Incentives Demoralizes Professional Activity

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“Excessive reliance on incentives demoralizes professional activity.”

That’s a quote from a video I watched this week in which Barry Schwartz, Dorwin Cartwright Professor of Social Theory and social action at Swarthmore College and frequent contributor to the New York Times, calls for discusses how our society has gone mad with an abrupt loss of “practical wisdom” in the face of bureacracy, the failure of incentives, and rules often protect us from disaster but ensure mediocrity.

The whole video is worth watching but at around the twelfth minute, Barry Schwartz starts talking about the problem with incentives. A neighborhood was surveyed about the dangers of a toxic waste dump. When asked if they would agree to having a toxic waste dump located in their neighborhood, 50% agreed. They didn’t like the idea but they knew it had to go somewhere and they accepted that. When they another neighborhood was polled and given the incentive of six weeks of pay, only 25% agreed.

Why the difference? By adding the incentive of money (six weeks of pay), the decision stopped being about moral obligation (the dump has to go somewhere, here is as good as any other and we feel obligated to have it) and more about personal benefit and having a toxic waste dump is probably not worth six weeks of pay!

Talks Barry Schwartz: The real crisis? We stopped being wise:

If you have another twenty minutes after this video, I highly recommend watching The paradox of choice, another TED presentation in which he talks about the paradox of choice (how too many choices paralyzes us), the topic of his book by the same name.

(Photo: jesper)

{ 9 comments, please add your thoughts now! }

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9 Responses to “Incentives Demoralizes Professional Activity”

  1. So I guess I need to convince my readers that subscribing to my RSS feed is a moral obligation… 😉 Really though, that really is an interesting study! I wonder how it applies to blogging.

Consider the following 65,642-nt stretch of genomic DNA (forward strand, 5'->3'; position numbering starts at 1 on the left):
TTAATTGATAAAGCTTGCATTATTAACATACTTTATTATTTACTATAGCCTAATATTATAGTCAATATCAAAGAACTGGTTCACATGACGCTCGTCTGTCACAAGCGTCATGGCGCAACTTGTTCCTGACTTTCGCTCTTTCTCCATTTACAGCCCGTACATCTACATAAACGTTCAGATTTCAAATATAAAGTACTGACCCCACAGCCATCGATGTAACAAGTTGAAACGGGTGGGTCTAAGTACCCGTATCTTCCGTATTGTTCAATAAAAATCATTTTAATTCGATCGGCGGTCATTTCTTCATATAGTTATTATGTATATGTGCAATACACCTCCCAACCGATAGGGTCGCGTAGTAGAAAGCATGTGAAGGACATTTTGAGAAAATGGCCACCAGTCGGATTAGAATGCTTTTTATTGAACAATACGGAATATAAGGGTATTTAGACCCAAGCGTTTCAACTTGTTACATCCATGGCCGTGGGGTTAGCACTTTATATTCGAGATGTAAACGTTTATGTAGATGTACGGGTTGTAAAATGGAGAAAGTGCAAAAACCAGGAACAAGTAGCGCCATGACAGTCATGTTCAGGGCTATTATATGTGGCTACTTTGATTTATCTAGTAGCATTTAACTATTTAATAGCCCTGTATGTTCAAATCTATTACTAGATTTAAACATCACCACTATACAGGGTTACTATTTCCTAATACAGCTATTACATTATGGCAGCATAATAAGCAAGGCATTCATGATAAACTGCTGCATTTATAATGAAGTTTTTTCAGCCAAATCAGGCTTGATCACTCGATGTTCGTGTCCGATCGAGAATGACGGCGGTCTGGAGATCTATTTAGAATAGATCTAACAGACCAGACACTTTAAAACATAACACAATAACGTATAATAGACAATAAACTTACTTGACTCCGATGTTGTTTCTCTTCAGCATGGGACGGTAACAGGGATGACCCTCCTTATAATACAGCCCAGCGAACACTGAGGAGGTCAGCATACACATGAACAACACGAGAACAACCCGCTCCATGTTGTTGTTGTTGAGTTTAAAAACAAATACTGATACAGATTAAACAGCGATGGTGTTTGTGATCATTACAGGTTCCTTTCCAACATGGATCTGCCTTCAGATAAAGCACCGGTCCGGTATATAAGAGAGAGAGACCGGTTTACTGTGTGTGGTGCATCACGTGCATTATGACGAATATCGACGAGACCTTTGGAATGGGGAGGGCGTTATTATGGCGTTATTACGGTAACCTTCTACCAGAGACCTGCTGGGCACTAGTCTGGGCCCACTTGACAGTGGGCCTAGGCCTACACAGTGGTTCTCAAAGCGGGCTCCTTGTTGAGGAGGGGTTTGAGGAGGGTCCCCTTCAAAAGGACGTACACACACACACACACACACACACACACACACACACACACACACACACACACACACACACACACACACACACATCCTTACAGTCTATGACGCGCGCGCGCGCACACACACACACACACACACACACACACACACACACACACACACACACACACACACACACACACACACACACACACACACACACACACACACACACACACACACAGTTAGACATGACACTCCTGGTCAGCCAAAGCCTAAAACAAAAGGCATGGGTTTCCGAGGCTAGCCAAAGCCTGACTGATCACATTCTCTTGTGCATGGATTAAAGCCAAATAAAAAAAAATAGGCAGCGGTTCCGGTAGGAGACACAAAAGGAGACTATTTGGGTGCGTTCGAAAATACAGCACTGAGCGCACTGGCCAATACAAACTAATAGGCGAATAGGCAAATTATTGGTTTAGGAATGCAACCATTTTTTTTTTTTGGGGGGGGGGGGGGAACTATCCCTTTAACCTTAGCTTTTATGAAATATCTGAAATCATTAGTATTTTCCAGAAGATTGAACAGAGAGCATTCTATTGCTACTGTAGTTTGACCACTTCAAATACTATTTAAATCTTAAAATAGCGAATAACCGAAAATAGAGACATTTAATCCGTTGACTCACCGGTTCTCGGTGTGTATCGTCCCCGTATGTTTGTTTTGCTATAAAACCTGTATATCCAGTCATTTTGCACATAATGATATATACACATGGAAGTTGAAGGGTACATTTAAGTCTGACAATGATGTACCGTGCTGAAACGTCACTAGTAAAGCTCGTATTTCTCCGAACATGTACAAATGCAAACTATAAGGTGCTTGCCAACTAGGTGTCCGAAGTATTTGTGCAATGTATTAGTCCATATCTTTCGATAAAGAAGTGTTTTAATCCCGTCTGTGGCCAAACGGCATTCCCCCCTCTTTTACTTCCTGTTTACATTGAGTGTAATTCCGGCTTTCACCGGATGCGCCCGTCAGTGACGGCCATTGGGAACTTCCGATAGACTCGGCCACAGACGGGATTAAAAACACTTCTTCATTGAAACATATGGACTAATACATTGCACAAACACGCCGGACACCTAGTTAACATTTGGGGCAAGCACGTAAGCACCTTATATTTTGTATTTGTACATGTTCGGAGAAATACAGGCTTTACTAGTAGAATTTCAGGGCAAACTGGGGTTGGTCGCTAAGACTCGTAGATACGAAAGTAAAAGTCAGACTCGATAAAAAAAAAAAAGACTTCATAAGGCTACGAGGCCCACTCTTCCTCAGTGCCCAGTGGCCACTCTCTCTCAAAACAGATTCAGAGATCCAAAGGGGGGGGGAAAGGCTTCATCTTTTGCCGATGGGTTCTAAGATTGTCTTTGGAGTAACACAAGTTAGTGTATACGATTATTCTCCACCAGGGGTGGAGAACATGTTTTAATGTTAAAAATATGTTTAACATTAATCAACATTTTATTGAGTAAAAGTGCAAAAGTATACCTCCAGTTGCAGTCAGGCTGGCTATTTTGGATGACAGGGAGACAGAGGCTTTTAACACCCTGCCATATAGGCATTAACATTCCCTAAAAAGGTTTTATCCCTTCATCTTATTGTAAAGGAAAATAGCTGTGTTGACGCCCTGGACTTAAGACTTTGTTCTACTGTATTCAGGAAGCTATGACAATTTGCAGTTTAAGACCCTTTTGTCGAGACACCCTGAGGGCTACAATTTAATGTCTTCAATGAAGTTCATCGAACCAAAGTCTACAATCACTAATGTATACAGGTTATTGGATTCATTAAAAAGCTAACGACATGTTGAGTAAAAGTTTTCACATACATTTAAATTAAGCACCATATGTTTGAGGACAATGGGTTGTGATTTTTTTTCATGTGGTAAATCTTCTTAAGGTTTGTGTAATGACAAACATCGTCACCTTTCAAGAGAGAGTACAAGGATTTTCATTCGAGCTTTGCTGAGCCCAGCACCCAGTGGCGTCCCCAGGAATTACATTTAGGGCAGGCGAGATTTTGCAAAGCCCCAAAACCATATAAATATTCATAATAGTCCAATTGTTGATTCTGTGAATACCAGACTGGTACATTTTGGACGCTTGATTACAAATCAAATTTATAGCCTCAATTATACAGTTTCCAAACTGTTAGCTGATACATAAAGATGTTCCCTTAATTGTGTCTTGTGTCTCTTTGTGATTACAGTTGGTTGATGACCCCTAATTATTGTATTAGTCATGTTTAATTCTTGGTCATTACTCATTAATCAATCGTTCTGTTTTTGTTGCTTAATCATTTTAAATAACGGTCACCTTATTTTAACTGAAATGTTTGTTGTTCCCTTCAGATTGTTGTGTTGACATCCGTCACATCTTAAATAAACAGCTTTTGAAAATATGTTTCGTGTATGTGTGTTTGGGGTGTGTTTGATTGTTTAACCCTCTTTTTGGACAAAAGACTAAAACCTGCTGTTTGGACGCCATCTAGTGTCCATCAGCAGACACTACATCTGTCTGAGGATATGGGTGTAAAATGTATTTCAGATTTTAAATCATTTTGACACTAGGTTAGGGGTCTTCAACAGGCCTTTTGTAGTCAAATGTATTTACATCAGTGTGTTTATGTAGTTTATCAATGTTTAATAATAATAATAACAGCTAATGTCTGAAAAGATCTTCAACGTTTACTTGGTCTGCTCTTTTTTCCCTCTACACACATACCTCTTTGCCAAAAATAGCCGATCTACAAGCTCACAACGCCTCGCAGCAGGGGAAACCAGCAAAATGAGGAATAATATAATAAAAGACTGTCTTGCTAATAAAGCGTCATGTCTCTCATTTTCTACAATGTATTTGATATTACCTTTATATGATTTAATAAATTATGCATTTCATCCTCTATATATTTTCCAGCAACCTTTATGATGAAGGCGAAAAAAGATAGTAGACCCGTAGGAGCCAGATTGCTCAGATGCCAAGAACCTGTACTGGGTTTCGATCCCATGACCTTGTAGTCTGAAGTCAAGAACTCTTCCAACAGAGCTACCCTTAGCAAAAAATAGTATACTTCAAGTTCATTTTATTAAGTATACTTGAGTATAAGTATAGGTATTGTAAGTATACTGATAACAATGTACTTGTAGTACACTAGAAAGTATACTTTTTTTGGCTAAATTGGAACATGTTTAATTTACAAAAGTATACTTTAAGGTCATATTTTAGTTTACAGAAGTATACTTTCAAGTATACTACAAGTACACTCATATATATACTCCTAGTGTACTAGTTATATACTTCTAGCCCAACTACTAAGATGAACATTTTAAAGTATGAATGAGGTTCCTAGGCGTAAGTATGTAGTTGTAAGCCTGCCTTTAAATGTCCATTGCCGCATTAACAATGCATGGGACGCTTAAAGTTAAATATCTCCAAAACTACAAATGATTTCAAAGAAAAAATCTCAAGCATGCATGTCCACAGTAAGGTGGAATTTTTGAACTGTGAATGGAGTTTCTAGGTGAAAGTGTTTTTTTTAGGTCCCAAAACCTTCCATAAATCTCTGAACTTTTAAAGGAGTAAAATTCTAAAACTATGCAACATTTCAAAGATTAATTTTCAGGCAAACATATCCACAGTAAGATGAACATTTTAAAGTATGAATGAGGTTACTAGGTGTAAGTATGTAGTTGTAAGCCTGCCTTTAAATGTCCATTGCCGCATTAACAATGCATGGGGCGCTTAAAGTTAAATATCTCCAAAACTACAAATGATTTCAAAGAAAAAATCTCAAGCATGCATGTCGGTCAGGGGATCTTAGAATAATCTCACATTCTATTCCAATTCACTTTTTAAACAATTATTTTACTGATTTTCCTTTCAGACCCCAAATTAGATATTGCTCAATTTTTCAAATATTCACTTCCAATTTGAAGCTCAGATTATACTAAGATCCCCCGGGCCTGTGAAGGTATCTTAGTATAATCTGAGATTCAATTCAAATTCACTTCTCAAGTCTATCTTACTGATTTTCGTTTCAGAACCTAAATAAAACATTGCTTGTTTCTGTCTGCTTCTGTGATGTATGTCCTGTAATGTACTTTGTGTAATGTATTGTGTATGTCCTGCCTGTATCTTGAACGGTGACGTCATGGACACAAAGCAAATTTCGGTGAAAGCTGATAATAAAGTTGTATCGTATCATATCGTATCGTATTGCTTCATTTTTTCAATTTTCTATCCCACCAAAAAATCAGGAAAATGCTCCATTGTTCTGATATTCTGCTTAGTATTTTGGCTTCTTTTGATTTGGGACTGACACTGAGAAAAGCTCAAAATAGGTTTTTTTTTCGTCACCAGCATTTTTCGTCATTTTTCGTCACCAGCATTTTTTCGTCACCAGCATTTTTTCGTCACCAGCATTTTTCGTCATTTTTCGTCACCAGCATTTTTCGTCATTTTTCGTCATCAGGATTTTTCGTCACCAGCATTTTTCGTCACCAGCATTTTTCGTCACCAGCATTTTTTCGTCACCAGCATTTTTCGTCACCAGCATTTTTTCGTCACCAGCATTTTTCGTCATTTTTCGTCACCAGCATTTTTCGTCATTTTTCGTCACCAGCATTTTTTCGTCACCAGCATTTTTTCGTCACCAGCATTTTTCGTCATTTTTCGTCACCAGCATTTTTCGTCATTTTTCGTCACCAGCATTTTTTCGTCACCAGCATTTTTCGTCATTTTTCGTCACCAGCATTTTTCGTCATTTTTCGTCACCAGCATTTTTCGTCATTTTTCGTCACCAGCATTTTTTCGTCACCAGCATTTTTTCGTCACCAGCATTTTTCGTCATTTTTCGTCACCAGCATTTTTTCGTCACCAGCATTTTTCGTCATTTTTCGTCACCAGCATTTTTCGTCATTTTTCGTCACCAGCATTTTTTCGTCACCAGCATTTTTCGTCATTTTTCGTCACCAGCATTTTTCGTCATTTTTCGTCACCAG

2. Luke says:

    I wanted to really enjoy this video, but in the end found it mediocre.

    I truly applaud the call to a higher purpose and the need to not let the system and bureaucracy get in the way of what is right.

    His conclusions from the example of the toxic waste site in Switzerland seem too shallow and simple. Of course, if you ask someone to view a question from only a money standpoint, they will answer it from that standpoint. No one lives in a vacuum and all decisions are made after looking at multiple factors.

    Also, he really lowered himself with his jabs at George W. Bush. Everyone knows that GWB is not a good orator, nor a great communicator, which the quote that Mr. Schwartz used shows.

    On the other hand, Barack Obama is a great orator and can really talk the talk. In any event, it is the actions of each of these men that make them, not their words.

  3. I didn’t watch the video yet but I read The Paradox of Choice when it came out years ago. He makes good points and tries to illustrate them with interesting anecdotes. I wonder, though, if his moral imperative analogy would work throughout the world? My guess is not.

    However, I think that in an age where CEOs are receiving obscene “incentives” to perform at mediocre levels, at best, that “incentives” can be demoralizing especially if the incentive is purely financial.

  4. Take a read of Predicably Irrational. Some very good research describe that illustrates that paying for social services actually diminishes the perceived value. eg. paying late fees for daycare actually makes it okay to be late.

    • Jim says:

      Yep, I remember those points from Ariely’s book, which I recommend to anyone who is a fan of behavioral economics.

  5. Okey Doke. I watched the video. Very inspiring. Very uphill battle. TED was the right place to have the talk. A lot of thought leaders end up there.

  6. Ethan says:

    A co-worker (human factors expert) and I have had a few conversations about how too many options leaves you unable to make a choice. He went on to say that often people are more content with a purchase when they had fewer choices because more options make you wonder if you made the right selection.

  7. Paul Hebert says:

    I don’t think this is an indictment of incentives in general – but of putting incentives on a “moral” choice. As Ariely said in his book – when we cross the line from social to transactional – we get drop in performance. However, remove the social/moral constraint and incentives do work. We shouldn’t take a single application of incentives that didn’t work and apply it to all activity.

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